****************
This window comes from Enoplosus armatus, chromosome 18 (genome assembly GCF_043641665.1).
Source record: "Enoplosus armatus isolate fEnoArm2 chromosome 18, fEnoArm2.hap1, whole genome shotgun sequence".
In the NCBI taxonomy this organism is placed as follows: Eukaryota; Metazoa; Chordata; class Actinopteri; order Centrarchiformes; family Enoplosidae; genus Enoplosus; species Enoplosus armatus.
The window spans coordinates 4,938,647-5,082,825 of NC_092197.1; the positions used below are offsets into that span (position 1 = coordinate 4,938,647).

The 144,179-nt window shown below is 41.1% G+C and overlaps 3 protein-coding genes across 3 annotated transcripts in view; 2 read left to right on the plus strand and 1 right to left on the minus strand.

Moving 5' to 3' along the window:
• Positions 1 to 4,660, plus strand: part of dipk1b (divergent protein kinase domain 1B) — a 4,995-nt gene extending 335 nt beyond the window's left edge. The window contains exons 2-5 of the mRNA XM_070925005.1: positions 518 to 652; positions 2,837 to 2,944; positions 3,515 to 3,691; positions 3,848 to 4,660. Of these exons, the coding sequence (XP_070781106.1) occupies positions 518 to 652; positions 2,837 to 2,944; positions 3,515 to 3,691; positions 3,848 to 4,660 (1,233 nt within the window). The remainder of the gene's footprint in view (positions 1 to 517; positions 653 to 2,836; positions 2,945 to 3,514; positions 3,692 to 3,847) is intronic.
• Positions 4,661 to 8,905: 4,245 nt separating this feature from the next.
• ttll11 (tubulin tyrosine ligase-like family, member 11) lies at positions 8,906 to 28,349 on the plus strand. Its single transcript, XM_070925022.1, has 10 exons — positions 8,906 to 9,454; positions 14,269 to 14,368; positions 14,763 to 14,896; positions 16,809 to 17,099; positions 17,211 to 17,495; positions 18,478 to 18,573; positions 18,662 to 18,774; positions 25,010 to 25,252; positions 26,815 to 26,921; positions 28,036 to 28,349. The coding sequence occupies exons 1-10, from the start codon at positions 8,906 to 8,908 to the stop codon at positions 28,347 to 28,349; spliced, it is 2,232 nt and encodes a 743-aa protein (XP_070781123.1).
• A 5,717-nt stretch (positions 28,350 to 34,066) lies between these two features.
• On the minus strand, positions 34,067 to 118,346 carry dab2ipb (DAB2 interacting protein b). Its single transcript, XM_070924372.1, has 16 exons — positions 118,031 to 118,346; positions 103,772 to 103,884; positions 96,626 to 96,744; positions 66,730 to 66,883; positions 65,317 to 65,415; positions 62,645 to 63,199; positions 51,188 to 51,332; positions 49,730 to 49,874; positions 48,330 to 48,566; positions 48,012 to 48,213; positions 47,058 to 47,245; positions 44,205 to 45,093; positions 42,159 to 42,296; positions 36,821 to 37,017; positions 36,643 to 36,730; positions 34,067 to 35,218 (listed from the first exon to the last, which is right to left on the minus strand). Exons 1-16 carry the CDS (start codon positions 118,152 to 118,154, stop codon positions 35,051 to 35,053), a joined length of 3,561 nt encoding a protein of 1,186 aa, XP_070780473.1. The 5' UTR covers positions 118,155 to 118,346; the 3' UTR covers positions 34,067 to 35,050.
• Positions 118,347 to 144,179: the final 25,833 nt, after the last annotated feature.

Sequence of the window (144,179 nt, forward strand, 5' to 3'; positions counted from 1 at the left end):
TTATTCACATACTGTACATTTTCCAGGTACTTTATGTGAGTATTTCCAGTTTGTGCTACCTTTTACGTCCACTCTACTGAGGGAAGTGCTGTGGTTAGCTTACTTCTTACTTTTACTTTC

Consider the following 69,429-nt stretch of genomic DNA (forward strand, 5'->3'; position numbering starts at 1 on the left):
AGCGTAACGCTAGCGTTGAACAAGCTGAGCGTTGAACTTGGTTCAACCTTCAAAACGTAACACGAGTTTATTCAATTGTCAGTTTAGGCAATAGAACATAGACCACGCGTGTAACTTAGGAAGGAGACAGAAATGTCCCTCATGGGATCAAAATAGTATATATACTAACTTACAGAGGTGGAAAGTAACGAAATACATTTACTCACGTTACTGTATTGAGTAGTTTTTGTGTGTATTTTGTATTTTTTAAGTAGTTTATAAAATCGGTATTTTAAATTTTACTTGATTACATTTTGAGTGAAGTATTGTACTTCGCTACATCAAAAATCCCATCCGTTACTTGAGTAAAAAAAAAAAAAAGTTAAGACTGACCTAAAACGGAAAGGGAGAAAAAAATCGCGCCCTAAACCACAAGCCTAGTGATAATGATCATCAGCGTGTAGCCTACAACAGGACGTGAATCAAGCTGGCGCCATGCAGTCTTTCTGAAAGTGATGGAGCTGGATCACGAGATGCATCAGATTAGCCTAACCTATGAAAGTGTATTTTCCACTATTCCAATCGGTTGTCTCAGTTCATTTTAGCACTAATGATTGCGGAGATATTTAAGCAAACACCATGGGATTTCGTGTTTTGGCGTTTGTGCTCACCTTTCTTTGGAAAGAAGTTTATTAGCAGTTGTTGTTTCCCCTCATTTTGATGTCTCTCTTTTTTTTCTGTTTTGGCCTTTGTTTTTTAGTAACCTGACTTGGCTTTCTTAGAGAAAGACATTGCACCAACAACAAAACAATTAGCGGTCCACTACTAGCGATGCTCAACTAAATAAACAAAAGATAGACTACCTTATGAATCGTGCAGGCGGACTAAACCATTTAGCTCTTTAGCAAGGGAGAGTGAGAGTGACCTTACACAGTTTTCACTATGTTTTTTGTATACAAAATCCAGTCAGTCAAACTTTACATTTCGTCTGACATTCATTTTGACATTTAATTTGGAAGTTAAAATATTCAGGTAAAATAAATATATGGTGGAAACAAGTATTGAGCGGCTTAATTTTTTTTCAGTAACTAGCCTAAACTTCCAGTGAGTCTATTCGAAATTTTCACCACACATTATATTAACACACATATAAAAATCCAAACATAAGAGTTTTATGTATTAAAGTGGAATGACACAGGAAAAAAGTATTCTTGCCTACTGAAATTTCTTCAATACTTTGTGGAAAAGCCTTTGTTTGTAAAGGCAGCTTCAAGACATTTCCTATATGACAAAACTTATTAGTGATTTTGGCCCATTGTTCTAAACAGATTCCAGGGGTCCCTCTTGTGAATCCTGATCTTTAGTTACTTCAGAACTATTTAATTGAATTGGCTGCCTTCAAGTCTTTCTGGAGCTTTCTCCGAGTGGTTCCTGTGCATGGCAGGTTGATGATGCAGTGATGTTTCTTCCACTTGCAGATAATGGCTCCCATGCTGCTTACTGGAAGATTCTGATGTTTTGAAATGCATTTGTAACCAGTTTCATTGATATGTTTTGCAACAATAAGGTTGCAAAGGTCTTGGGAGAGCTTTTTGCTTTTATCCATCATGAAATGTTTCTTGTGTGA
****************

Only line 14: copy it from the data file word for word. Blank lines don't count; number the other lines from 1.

TTATTCACATACTGTACATTTTCCAGGTACTTTATGTGAGTATTTCCAGTTTGTGCTACCTTTTACGTCCACTCTACTGAGGGAAGTGCTGTGGTTAGCTTACTTCTTACTTTTACTTTC